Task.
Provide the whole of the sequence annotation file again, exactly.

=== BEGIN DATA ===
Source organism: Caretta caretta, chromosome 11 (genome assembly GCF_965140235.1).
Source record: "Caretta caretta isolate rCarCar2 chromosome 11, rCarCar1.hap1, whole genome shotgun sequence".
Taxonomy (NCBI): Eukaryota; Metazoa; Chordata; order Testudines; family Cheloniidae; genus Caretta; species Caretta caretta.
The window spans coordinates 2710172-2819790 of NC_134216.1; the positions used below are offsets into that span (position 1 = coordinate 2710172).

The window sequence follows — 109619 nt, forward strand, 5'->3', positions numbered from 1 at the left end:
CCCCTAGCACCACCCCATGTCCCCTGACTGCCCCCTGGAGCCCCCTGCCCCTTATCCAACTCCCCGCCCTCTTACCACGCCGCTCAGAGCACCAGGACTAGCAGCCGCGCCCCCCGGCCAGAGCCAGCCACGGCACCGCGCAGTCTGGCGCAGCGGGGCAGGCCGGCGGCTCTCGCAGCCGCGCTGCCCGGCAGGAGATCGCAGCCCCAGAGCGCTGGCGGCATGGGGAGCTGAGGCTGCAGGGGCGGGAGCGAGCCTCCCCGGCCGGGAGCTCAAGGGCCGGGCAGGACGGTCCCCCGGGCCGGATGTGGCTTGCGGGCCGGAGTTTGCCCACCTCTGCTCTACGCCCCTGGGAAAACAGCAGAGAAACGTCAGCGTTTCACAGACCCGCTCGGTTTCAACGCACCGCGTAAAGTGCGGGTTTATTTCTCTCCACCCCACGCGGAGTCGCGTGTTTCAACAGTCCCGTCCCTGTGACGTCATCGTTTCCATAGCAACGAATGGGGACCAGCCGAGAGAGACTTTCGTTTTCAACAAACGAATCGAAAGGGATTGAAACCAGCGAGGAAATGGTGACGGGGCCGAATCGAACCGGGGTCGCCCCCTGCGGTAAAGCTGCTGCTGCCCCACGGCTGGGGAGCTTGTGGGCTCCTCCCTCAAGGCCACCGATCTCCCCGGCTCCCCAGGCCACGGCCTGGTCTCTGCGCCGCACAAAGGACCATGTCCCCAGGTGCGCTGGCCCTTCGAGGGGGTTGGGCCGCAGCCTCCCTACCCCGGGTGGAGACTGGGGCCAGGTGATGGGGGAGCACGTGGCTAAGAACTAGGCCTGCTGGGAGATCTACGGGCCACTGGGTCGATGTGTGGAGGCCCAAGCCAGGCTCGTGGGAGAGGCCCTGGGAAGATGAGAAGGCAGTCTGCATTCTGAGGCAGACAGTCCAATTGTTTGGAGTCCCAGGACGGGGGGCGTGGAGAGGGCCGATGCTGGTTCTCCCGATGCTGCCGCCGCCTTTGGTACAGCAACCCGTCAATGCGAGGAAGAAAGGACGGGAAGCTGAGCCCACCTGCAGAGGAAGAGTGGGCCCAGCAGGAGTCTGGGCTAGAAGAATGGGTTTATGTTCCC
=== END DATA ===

Source organism: Caretta caretta, chromosome 11 (genome assembly GCF_965140235.1).
Source record: "Caretta caretta isolate rCarCar2 chromosome 11, rCarCar1.hap1, whole genome shotgun sequence".
Taxonomy (NCBI): Eukaryota; Metazoa; Chordata; order Testudines; family Cheloniidae; genus Caretta; species Caretta caretta.
The window spans coordinates 2710172-2819790 of NC_134216.1; the positions used below are offsets into that span (position 1 = coordinate 2710172).

The window sequence follows — 109619 nt, forward strand, 5'->3', positions numbered from 1 at the left end:
CCCCTAGCACCACCCCATGTCCCCTGACTGCCCCCTGGAGCCCCCTGCCCCTTATCCAACTCCCCGCCCTCTTACCACGCCGCTCAGAGCACCAGGACTAGCAGCCGCGCCCCCCGGCCAGAGCCAGCCACGGCACCGCGCAGTCTGGCGCAGCGGGGCAGGCCGGCGGCTCTCGCAGCCGCGCTGCCCGGCAGGAGATCGCAGCCCCAGAGCGCTGGCGGCATGGGGAGCTGAGGCTGCAGGGGCGGGAGCGAGCCTCCCCGGCCGGGAGCTCAAGGGCCGGGCAGGACGGTCCCCCGGGCCGGATGTGGCTTGCGGGCCGGAGTTTGCCCACCTCTGCTCTACGCCCCTGGGAAAACAGCAGAGAAACGTCAGCGTTTCACAGACCCGCTCGGTTTCAACGCACCGCGTAAAGTGCGGGTTTATTTCTCTCCACCCCACGCGGAGTCGCGTGTTTCAACAGTCCCGTCCCTGTGACGTCATCGTTTCCATAGCAACGAATGGGGACCAGCCGAGAGAGACTTTCGTTTTCAACAAACGAATCGAAAGGGATTGAAACCAGCGAGGAAATGGTGACGGGGCCGAATCGAACCGGGGTCGCCCCCTGCGGTAAAGCTGCTGCTGCCCCACGGCTGGGGAGCTTGTGGGCTCCTCCCTCAAGGCCACCGATCTCCCCGGCTCCCCAGGCCACGGCCTGGTCTCTGCGCCGCACAAAGGACCATGTCCCCAGGTGCGCTGGCCCTTCGAGGGGGTTGGGCCGCAGCCTCCCTACCCCGGGTGGAGACTGGGGCCAGGTGATGGGGGAGCACGTGGCTAAGAACTAGGCCTGCTGGGAGATCTACGGGCCACTGGGTCGATGTGTGGAGGCCCAAGCCAGGCTCGTGGGAGAGGCCCTGGGAAGATGAGAAGGCAGTCTGCATTCTGAGGCAGACAGTCCAATTGTTTGGAGTCCCAGGACGGGGGGCGTGGAGAGGGCCGATGCTGGTTCTCCCGATGCTGCCGCCGCCTTTGGTACAGCAACCCGTCAATGCGAGGAAGAAAGGACGGGAAGCTGAGCCCACCTGCAGAGGAAGAGTGGGCCCAGCAGGAGTCTGGGCTAGAAGAATGGGTTTATGTTCCC